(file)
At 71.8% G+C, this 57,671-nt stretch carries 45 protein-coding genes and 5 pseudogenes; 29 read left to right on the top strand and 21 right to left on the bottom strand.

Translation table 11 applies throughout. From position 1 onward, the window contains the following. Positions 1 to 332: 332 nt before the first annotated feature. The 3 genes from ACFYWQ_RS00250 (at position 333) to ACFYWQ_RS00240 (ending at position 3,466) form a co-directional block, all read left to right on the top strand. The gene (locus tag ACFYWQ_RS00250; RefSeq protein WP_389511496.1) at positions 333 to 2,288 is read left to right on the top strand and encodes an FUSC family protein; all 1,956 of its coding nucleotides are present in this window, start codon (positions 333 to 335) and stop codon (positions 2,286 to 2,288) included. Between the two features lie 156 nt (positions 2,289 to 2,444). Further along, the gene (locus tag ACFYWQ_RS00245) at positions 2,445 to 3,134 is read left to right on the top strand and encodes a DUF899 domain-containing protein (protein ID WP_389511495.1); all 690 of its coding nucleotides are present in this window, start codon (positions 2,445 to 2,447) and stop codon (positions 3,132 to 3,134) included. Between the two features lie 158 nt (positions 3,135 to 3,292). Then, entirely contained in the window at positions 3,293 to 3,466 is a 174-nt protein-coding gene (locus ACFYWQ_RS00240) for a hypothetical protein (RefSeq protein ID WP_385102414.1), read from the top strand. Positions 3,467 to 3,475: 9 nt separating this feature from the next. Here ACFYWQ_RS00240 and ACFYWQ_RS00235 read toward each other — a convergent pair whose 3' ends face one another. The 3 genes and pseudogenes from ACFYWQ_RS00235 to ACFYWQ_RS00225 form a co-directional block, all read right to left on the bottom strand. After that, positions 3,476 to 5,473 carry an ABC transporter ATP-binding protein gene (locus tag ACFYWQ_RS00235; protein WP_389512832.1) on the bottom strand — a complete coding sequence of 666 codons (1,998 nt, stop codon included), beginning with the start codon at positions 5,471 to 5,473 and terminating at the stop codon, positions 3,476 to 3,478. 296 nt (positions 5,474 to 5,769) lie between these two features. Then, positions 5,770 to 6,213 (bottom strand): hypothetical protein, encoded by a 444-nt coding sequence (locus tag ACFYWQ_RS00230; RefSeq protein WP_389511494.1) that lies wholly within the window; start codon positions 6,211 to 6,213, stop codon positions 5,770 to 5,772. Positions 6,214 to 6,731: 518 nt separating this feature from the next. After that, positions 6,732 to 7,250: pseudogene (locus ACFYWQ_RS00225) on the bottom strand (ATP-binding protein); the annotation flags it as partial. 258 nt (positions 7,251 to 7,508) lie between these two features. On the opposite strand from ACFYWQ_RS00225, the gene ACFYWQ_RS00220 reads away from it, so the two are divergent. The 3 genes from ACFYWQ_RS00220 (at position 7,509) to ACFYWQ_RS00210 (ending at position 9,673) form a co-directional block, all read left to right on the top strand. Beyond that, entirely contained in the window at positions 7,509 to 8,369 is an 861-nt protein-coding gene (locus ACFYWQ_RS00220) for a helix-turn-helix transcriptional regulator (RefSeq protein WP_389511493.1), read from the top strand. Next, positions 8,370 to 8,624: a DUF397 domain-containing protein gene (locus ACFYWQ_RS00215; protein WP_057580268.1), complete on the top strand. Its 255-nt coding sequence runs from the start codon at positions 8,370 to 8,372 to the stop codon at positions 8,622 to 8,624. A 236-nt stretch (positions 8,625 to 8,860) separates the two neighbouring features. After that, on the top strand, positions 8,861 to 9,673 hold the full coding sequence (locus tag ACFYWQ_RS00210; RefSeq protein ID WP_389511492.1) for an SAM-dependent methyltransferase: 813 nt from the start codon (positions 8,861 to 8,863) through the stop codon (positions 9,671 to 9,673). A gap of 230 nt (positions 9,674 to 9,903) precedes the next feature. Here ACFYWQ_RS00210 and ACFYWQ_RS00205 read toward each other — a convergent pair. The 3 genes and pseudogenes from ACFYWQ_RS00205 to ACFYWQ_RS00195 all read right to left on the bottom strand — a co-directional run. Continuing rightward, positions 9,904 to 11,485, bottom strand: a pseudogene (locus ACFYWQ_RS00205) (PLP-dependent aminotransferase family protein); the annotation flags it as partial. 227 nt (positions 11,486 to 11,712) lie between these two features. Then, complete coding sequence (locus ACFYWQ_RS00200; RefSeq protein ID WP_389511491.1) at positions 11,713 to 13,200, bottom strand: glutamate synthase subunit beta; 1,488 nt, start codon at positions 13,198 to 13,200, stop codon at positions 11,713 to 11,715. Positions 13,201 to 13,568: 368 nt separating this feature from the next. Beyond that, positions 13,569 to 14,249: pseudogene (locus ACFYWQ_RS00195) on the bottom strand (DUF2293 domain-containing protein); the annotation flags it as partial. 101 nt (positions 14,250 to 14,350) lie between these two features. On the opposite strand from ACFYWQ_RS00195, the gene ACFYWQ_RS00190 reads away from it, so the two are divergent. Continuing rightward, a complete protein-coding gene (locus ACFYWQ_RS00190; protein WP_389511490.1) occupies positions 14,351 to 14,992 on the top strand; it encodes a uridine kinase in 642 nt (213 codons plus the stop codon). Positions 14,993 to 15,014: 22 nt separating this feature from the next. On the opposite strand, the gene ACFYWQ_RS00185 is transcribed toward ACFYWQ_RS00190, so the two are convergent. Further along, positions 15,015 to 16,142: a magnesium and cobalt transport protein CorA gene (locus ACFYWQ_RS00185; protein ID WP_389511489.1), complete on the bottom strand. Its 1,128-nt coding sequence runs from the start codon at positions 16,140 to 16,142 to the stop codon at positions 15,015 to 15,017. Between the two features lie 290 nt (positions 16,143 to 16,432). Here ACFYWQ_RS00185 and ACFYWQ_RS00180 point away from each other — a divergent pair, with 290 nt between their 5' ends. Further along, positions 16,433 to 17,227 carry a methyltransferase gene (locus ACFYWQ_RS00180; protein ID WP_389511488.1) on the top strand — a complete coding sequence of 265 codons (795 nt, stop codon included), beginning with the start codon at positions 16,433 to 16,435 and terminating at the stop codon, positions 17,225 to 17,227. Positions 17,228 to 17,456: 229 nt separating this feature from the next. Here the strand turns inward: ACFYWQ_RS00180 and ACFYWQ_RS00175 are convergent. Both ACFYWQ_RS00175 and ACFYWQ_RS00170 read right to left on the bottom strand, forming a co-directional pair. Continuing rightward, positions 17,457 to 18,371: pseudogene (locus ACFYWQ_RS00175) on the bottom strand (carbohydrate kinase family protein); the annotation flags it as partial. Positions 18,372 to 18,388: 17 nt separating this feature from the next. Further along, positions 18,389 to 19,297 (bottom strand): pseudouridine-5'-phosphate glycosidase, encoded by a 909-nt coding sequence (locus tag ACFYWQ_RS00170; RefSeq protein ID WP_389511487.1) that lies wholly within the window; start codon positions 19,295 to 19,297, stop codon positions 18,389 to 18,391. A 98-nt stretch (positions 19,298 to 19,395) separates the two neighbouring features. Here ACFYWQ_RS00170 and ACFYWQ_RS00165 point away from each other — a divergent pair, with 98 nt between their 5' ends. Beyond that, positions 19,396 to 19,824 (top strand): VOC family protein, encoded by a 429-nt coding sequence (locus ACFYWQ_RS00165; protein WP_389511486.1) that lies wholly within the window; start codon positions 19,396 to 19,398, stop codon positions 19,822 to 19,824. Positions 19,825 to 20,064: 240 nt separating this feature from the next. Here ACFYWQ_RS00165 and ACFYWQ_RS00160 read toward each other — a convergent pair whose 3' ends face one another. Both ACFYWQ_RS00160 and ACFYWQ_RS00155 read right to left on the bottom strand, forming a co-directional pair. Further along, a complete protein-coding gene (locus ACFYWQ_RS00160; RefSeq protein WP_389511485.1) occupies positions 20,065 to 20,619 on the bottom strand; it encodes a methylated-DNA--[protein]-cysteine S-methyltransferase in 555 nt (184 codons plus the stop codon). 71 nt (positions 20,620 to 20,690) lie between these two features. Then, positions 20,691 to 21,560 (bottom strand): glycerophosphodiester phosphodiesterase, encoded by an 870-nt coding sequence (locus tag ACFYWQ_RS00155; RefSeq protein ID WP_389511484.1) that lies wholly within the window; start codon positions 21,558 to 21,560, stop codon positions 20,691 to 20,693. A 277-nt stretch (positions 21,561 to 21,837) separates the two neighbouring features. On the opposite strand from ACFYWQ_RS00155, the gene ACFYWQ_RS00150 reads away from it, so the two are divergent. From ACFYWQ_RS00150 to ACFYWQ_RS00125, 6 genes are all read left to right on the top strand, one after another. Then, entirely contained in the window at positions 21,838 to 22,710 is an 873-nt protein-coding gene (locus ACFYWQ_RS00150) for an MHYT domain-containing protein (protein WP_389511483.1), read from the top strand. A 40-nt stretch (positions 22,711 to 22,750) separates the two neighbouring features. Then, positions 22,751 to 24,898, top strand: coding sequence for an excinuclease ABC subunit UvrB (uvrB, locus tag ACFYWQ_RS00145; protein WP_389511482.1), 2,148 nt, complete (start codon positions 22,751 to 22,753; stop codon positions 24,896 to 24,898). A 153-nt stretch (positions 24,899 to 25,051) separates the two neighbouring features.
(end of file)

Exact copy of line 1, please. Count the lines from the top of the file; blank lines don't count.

At 71.8% G+C, this 57,671-nt stretch carries 45 protein-coding genes and 5 pseudogenes; 29 read left to right on the top strand and 21 right to left on the bottom strand.